(Police State Daily) California gun owners have filed a federal lawsuit challenging the state’s ban on so-called “large capacity” magazines.
Filed in Fresno on Friday by the Calguns Foundation, the Firearms Policy Coalition, the Firearms Policy Foundation, the Second Amendment Foundation and seven private citizens, the lawsuit contends the ban violates Constitutional rights.
Singed by Gov. Jerry Brown last year, Senate Bill No. 1446 goes into effect on July 1. It prohibits any person in the state from lawfully possessing “any large-capacity magazine, regardless of the date the magazine was acquired.”
The law defines “large-capacity magazine” as anything holding more than 10 rounds. Violators face up to a year in jail, a fine of up to $100 for the first offense, a fine of up to $250 for a second offense and a fine of up to $500 for third or subsequent offenses.
Of coarse, the law provides exemptions for “any federal, state, county, city and county, or city agency that is charged with the enforcement of any law, for use by agency employees in the discharge of their official duties, whether on or off duty, and where the use is authorized by the agency and is within the course and scope of their duties.”
If the law is such a good idea, why doesn’t it apply to cops? The common justification is because officers put themselves in harms way and need to protect themselves from criminals. Shouldn’t private citizens be able to protect themselves in the same manner?
How many cops do you think would support a law like this if it applied to them? Not very many. Why then is it acceptable for politicians to hinder us “little people” with a 10 round limit their enforcers would never wish to comply with?
In the words of the great French philosopher and economist Frederic Bastiat, who described this mindset as “the superhuman idea” in his short work, The Law:
Do not the legislators and their appointed agents also belong to the human race? Or do they believe that they themselves are made of a finer clay than the rest of mankind?… They would be the shepherds over us, their sheep. Certainly such an arrangement presupposes that they are naturally superior to the rest of us. And certainly we are fully justified in demanding from the legislators and organizers proof of this natural superiority.
There are many reasons one may need a magazine that holds more than 10 rounds. What if an individual is attacked by multiple assailants? Violent criminals usually work in in tandem and act in groups. Criminals do not respect laws, that’s why they are criminals. Is it a good idea to limit defensive capabilities by complying with a law that others wish to explicitly exploit?
What about civil disturbances that take place in the wake of things like riots or natural disasters? Have you seen the Reginald Denny beating and insanity that took place during the L.A. riots? What about the looting and destruction that took place after Hurricane Katrina? Don’t individuals who wish to protect themselves and their property need more than just 10 rounds in these situations?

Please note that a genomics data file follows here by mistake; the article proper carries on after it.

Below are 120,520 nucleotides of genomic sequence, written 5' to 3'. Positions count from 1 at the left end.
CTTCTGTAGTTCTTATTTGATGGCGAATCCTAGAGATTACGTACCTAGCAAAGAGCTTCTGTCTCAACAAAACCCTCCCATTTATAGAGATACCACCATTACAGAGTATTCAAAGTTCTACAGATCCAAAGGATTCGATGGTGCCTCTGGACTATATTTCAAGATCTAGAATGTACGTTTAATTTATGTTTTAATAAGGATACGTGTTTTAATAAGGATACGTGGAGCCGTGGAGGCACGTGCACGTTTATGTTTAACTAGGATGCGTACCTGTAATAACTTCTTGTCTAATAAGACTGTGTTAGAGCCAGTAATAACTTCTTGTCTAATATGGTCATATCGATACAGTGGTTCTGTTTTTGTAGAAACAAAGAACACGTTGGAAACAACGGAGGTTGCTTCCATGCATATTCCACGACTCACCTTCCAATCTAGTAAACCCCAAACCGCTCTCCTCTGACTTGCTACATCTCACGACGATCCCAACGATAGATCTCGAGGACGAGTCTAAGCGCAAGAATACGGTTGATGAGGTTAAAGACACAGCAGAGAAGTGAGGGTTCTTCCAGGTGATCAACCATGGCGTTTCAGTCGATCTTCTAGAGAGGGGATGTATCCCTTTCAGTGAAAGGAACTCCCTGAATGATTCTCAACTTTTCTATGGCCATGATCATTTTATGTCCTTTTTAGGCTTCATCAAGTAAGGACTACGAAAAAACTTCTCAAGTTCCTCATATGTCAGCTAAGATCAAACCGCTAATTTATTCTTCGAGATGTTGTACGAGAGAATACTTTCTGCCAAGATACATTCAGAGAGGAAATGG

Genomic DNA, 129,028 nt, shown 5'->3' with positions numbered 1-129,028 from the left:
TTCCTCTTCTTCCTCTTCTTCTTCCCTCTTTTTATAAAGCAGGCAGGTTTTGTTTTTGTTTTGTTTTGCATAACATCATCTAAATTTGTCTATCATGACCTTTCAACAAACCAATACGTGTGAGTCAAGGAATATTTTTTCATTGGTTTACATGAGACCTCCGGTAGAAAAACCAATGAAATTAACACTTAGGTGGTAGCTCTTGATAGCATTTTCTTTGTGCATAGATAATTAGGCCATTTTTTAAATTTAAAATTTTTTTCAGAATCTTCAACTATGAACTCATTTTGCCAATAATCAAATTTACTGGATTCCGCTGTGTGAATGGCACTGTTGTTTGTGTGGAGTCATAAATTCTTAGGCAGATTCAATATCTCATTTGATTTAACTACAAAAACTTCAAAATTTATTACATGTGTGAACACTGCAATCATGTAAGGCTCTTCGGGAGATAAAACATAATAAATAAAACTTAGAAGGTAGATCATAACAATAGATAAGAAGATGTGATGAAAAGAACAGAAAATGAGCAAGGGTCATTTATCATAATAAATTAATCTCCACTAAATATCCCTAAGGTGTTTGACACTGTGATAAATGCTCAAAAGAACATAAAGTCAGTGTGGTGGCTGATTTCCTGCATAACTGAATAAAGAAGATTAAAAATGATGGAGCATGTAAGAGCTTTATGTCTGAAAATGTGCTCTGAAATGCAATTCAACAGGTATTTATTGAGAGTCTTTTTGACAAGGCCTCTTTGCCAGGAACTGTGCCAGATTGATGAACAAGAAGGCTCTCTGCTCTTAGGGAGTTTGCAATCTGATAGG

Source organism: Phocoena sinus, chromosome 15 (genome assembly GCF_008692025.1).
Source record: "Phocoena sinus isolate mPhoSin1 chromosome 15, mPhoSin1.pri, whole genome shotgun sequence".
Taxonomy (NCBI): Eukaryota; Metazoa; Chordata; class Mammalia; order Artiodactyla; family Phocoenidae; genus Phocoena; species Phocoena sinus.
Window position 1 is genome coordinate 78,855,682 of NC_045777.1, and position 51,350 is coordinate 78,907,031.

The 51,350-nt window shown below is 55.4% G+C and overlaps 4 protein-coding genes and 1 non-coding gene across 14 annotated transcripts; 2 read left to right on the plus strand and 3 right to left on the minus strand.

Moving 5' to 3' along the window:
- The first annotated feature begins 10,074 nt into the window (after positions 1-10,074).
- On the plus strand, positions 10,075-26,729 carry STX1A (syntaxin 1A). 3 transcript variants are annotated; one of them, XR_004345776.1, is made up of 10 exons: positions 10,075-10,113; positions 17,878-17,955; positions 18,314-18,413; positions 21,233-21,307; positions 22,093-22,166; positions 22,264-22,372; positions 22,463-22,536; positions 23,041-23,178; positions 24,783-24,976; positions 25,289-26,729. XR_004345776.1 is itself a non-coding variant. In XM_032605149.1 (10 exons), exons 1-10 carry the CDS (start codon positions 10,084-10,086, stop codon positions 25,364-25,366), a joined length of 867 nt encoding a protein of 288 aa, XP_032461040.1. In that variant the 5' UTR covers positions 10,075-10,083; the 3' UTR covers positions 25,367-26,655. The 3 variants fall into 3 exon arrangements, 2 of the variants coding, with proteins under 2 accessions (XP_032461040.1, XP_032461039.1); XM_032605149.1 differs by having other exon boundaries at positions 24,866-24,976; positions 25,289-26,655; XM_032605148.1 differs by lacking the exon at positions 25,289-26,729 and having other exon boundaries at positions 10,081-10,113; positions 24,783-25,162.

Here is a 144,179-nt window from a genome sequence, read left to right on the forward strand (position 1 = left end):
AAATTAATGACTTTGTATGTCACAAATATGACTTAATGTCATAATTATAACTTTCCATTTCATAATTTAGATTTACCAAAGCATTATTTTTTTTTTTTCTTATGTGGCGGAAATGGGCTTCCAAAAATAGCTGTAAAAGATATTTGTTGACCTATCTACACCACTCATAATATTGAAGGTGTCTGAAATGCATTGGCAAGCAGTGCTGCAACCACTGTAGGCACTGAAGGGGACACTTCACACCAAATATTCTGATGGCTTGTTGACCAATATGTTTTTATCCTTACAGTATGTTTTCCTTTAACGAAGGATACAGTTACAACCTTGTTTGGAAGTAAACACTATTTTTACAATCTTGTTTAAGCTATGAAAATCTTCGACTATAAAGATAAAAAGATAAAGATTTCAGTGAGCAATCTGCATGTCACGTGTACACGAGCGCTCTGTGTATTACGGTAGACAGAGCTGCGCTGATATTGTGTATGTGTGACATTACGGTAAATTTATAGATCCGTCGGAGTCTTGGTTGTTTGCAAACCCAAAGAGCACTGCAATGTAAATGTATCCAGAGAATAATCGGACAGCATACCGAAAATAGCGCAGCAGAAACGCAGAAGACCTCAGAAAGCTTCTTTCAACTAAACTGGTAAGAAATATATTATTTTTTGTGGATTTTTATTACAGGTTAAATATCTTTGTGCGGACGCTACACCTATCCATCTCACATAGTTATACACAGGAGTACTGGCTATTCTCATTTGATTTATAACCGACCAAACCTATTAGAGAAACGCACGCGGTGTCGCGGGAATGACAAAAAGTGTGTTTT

Of coarse they do but it is telling how National Guard troops and police forces have responded to things like Katrina where they illegally confiscated firearms from lawful citizens and dragged them out of their homes. This irrevocably speaks to the greater reality of why gun ownership and the ability to possess “large-capacity magazines” is so important – because one day, defense may be required against the government.
Any student of history knows this to be a very real possibility. In the 20th century alone, governments and their enforcers, like police, are responsible for killing more than 262 million of their own citizens. Much of this democide followed the confiscation and outlawing of firearms that often started with things like menial restrictions.
According to Friday’s lawsuit, large-capacity magazines are “an intrinsic part of all semi-automatic firearms” and “are not merely individual pieces of personal property, but rather, are intrinsic and inherent constitutionally-protected parts of constitutionally-protected firearms.”
Senate Bill No. 1446 requires that all California residents remove, destroy or surrender all large-capacity magazines prior to July 1.
“Enforcement of this ban would immediately place thousands of law-abiding California gun owners in jeopardy of criminal liability and subjects their personal property to forfeiture, seizure and permanent confiscation,” Second Amendment Foundation founder Alan M. Gottlieb said. “[This] is government taking, without due process or compensation. We cannot allow that to go unchallenged.”